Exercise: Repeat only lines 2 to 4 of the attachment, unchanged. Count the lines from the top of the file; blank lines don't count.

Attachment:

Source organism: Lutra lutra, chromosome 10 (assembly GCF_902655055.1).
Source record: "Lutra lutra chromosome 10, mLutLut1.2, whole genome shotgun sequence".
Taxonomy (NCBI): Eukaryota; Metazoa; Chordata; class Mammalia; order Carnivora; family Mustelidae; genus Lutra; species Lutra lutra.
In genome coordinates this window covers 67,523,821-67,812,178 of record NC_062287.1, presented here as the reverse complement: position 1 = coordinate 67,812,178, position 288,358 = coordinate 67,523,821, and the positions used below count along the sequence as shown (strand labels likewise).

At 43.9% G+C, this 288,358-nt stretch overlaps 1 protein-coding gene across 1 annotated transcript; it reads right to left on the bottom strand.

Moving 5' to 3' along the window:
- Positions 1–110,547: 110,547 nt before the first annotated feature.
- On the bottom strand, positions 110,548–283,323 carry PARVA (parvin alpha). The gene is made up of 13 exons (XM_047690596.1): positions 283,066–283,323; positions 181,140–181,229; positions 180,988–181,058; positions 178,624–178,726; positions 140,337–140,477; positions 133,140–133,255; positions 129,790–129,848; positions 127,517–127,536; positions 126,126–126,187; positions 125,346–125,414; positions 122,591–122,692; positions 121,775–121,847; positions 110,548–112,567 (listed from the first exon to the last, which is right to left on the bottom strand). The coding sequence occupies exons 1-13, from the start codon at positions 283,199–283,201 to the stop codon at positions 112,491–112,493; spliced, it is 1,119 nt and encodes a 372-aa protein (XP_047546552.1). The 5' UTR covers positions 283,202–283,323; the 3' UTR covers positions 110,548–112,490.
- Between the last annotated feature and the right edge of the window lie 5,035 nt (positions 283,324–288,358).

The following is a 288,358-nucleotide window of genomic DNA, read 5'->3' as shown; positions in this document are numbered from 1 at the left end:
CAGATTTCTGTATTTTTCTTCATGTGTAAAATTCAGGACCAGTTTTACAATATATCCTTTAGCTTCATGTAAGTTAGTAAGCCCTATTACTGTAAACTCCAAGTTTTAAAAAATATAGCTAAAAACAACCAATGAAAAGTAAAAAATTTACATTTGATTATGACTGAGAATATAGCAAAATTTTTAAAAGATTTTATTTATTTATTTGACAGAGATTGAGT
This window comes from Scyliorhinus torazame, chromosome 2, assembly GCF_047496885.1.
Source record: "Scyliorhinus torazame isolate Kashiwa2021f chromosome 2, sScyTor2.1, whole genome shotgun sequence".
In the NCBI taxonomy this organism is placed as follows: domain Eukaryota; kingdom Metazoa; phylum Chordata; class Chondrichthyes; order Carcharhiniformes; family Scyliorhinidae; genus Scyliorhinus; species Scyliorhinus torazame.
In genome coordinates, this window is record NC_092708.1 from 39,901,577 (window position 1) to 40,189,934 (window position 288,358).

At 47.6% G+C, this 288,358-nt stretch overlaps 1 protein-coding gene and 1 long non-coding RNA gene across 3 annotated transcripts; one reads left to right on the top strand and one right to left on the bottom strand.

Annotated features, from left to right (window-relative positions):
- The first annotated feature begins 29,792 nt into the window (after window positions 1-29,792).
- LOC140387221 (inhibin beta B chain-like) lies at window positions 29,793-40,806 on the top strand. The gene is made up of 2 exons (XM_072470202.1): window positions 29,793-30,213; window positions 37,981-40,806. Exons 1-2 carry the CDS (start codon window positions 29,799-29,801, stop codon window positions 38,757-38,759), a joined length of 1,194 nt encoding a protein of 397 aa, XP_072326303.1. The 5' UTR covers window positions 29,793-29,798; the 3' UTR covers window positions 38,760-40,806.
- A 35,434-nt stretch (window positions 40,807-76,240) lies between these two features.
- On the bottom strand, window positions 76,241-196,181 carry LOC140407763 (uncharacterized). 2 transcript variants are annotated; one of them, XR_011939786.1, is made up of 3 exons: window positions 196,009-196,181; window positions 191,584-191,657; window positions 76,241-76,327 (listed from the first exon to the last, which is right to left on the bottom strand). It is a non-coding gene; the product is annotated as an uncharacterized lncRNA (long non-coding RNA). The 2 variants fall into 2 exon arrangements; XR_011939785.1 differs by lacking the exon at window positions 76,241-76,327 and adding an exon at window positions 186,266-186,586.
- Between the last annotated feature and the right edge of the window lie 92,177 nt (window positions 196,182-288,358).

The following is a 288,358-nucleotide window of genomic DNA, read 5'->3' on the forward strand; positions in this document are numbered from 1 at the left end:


Source record: "Lutra lutra chromosome 10, mLutLut1.2, whole genome shotgun sequence".
Taxonomy (NCBI): Eukaryota; Metazoa; Chordata; class Mammalia; order Carnivora; family Mustelidae; genus Lutra; species Lutra lutra.
In genome coordinates this window covers 67,523,821-67,812,178 of record NC_062287.1, presented here as the reverse complement: position 1 = coordinate 67,812,178, position 288,358 = coordinate 67,523,821, and the positions used below count along the sequence as shown (strand labels likewise).